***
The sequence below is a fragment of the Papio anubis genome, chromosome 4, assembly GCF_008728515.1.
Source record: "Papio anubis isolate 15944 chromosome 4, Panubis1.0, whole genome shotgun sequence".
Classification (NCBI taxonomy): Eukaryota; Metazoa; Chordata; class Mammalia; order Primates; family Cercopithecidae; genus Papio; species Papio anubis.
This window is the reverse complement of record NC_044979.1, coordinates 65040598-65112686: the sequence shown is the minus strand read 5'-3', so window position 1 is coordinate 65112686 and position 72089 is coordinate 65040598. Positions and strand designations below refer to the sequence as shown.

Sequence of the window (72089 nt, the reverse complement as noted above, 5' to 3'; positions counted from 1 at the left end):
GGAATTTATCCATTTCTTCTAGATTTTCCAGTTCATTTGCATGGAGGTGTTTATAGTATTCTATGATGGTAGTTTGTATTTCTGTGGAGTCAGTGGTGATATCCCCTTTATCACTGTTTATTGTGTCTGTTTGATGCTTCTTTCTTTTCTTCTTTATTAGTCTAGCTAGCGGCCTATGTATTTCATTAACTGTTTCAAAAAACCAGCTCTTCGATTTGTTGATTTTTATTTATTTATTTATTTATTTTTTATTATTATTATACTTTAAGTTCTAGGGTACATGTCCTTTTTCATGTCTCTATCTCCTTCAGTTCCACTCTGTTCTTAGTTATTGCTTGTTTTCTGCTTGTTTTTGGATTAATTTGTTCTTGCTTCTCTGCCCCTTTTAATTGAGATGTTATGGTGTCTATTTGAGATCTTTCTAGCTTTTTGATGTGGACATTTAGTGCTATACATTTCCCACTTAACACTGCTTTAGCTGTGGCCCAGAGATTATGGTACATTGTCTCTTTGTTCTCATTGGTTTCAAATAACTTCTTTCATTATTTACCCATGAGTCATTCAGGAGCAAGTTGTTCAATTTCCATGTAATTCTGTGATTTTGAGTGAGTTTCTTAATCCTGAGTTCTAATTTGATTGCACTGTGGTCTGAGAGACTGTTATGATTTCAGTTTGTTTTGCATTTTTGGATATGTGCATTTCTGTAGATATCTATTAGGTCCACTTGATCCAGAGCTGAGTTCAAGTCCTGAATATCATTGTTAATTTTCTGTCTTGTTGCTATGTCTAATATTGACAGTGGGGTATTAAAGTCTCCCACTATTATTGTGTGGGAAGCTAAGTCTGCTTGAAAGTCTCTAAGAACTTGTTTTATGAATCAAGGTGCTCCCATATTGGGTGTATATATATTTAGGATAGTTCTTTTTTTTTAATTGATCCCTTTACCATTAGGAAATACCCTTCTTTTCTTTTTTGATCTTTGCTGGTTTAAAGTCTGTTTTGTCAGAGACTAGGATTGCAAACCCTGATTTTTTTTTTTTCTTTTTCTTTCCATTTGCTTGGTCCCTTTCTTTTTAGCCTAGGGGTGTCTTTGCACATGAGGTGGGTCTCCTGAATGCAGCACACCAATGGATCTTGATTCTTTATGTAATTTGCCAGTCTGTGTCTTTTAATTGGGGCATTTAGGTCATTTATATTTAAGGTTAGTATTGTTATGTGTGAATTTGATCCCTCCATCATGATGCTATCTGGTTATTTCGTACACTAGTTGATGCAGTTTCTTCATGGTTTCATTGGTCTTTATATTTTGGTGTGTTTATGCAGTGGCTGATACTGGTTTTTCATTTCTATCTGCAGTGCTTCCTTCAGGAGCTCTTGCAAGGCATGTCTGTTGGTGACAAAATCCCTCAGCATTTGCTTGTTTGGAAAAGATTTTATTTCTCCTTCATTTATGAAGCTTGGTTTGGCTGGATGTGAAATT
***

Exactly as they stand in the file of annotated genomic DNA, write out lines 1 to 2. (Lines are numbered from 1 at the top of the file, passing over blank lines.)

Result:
The sequence below is a fragment of the Papio anubis genome, chromosome 4, assembly GCF_008728515.1.
Source record: "Papio anubis isolate 15944 chromosome 4, Panubis1.0, whole genome shotgun sequence".